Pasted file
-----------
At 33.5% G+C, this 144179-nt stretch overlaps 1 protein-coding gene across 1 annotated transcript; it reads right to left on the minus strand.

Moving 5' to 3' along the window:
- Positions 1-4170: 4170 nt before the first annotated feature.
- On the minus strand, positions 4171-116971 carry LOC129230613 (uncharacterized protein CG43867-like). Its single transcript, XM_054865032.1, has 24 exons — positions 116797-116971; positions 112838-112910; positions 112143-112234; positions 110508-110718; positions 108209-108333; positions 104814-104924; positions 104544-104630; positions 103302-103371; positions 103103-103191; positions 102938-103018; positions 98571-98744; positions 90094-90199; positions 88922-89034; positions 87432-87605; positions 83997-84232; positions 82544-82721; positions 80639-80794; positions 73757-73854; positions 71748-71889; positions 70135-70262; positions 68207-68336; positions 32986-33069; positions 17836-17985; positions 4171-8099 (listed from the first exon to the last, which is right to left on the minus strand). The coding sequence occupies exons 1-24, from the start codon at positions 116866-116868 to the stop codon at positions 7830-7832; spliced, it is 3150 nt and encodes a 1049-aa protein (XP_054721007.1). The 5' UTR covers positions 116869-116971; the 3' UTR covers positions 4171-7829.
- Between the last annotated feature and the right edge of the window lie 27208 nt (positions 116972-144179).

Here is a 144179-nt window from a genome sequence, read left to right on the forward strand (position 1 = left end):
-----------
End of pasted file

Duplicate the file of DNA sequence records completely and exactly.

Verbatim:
At 33.5% G+C, this 144179-nt stretch overlaps 1 protein-coding gene across 1 annotated transcript; it reads right to left on the minus strand.

Moving 5' to 3' along the window:
- Positions 1-4170: 4170 nt before the first annotated feature.
- On the minus strand, positions 4171-116971 carry LOC129230613 (uncharacterized protein CG43867-like). Its single transcript, XM_054865032.1, has 24 exons — positions 116797-116971; positions 112838-112910; positions 112143-112234; positions 110508-110718; positions 108209-108333; positions 104814-104924; positions 104544-104630; positions 103302-103371; positions 103103-103191; positions 102938-103018; positions 98571-98744; positions 90094-90199; positions 88922-89034; positions 87432-87605; positions 83997-84232; positions 82544-82721; positions 80639-80794; positions 73757-73854; positions 71748-71889; positions 70135-70262; positions 68207-68336; positions 32986-33069; positions 17836-17985; positions 4171-8099 (listed from the first exon to the last, which is right to left on the minus strand). The coding sequence occupies exons 1-24, from the start codon at positions 116866-116868 to the stop codon at positions 7830-7832; spliced, it is 3150 nt and encodes a 1049-aa protein (XP_054721007.1). The 5' UTR covers positions 116869-116971; the 3' UTR covers positions 4171-7829.
- Between the last annotated feature and the right edge of the window lie 27208 nt (positions 116972-144179).

Here is a 144179-nt window from a genome sequence, read left to right on the forward strand (position 1 = left end):